‘Stop the carnage’: Passengers failing to confront over-the-limit designated drivers
By Kyle Linsay
Tuesday, December 10, 2013 - 09:00
STAND: Help prevent tragedy, urge Brake
Party-goers should help prevent Christmas tragedies by standing up to designated drivers who drink alcohol, Brake have insisted.
Research revealed today by the road safety charity and Direct Line shows that public attitudes towards drink-driving have shifted massively over the past decade.
However, while the majority of drivers support a zero-tolerance approach, passengers are struggling to stand up to those who do drink and drive.
Figures from Brake’s survey show 68% will not drive after having a drink, compared to 49% ten years ago, with 81% never driving the morning after – up from 72%.
However, 10% admit driving after drinking so much they think they were over the legal limit.
Meanwhile, only 36% said they would refuse to travel with a drinking designated driver, with 12% claiming they have been a passenger to a drink-driver over the limit.
Julie Townsend, Deputy Chief Executive at Brake, said: “Public attitudes towards drink driving have shifted dramatically, yet people are still being killed and injured by those who continue to take this inexcusable risk.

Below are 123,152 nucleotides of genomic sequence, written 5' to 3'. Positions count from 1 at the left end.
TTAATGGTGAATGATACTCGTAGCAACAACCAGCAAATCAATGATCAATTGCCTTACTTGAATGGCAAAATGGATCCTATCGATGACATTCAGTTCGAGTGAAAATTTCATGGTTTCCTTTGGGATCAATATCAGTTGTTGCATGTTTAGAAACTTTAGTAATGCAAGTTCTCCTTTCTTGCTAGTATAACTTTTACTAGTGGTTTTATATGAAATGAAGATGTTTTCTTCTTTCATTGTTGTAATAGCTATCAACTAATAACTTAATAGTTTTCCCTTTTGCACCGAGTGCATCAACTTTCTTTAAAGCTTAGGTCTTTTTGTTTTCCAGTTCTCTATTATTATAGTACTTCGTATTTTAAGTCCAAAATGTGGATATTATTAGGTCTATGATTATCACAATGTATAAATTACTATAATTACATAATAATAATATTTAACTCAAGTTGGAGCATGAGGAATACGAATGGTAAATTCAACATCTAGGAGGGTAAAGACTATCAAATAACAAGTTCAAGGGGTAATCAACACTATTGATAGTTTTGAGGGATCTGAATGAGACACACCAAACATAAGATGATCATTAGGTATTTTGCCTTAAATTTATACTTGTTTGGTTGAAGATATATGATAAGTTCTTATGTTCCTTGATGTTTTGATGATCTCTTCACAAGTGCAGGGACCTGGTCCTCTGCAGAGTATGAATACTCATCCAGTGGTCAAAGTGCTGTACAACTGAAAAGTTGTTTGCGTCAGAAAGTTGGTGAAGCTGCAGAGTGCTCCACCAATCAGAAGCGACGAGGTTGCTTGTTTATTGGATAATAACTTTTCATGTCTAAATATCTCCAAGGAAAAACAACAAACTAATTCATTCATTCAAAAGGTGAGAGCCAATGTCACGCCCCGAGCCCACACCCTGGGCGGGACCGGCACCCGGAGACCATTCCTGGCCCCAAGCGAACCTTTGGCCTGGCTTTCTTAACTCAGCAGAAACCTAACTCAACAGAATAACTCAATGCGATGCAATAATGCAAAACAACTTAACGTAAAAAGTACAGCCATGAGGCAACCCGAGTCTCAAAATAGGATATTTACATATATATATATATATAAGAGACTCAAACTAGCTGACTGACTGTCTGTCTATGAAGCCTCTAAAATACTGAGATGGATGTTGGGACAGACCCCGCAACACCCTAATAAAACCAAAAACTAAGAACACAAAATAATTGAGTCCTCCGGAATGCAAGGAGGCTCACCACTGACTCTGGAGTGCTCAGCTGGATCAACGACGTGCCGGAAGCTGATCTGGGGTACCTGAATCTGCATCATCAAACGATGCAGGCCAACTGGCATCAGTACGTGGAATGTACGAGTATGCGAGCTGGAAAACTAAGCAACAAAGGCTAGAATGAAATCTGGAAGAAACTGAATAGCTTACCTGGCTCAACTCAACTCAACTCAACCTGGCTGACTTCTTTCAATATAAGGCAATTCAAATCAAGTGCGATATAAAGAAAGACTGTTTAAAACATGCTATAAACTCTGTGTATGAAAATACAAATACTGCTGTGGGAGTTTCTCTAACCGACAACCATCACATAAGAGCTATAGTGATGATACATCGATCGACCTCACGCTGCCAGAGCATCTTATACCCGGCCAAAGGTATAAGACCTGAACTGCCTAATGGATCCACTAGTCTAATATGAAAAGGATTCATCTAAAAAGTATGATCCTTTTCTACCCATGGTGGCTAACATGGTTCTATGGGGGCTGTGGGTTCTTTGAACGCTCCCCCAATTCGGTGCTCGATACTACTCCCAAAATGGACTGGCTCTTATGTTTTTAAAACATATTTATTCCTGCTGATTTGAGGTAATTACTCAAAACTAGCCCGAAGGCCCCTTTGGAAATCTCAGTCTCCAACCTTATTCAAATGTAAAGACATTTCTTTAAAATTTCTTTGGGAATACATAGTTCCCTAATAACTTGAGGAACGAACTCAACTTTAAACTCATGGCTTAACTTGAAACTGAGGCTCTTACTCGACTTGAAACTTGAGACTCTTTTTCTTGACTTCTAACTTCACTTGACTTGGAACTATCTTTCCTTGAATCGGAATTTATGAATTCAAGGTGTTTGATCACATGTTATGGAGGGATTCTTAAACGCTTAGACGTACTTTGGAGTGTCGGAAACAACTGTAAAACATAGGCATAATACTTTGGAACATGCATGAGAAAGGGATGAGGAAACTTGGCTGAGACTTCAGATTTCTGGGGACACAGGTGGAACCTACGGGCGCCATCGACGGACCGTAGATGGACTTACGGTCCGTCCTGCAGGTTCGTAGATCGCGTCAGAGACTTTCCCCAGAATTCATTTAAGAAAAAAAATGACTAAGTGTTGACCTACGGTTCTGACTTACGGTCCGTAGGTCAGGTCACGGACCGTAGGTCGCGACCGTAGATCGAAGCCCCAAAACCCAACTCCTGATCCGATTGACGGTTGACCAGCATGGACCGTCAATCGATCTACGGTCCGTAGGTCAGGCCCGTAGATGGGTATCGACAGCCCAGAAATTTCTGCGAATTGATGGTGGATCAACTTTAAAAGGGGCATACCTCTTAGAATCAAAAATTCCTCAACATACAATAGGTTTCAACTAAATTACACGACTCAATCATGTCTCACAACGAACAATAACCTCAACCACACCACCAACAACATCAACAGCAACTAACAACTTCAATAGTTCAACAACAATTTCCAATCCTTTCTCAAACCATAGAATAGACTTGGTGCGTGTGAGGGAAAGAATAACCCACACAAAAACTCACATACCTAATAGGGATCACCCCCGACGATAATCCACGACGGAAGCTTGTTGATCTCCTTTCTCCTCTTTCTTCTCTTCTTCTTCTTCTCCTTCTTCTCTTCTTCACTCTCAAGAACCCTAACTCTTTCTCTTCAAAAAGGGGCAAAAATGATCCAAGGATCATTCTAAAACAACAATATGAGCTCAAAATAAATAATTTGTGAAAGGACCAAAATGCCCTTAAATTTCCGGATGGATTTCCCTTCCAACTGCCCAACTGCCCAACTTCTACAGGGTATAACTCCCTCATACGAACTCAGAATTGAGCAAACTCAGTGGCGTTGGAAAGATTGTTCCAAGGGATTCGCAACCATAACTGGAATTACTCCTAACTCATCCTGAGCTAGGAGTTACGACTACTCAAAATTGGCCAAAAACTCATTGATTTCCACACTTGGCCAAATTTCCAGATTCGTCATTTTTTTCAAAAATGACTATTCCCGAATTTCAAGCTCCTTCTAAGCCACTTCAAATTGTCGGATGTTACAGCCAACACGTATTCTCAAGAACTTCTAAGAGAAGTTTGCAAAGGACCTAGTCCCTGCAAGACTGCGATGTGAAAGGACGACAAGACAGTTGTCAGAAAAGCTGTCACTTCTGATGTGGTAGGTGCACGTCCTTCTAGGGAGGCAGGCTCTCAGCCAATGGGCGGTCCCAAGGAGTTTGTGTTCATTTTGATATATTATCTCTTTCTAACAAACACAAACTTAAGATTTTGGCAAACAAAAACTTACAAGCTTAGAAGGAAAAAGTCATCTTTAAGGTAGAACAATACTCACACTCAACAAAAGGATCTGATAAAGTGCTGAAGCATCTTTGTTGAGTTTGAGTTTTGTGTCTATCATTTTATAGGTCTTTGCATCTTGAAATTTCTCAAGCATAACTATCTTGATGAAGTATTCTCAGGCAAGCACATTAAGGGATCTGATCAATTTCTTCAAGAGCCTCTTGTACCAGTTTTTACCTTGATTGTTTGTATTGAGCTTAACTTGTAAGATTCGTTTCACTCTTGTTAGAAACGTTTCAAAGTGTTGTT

“We need action from government to rectify this and put a stop to the carnage that continues to result.
“Our current drink drive limit is a dangerous relic: research has shown a lower limit is far safer; hence almost all other countries in Europe have reduced theirs.
“Most people are on board with zero tolerance on drink driving, and the government must respond.
“Reducing the limit to 20mg would send a clear message that any amount of alcohol before driving is a dangerous risk that’s never worth it.
“We are also appealing to everyone to look after themselves, family and friends this festive season, by planning ahead to get home safely and speaking out against drink-driving.
“If you drive, pledge to never drink any alcohol before getting behind the wheel, and if you have a designated driver, make sure they stay completely off the booze.”
In 2012, 280 people were killed and 1,210 suffered serious injuries in crashes caused by drivers over the drink-drive limit.
It is estimated a further 65 deaths are caused annually by drivers who have been drinking but are under the limit.
Rob Miles, Director of Motor at Direct Line, added: “Worryingly, one in eight people have been a passenger in a car when they’ve suspected the driver may have been over the drink-drive limit.
“We’re calling on motorists and passengers alike to be responsible and prevent drink-driving when they have any concerns about the driver being over the limit or otherwise unsafe.”
Image courtesy of tnessy, with thanks.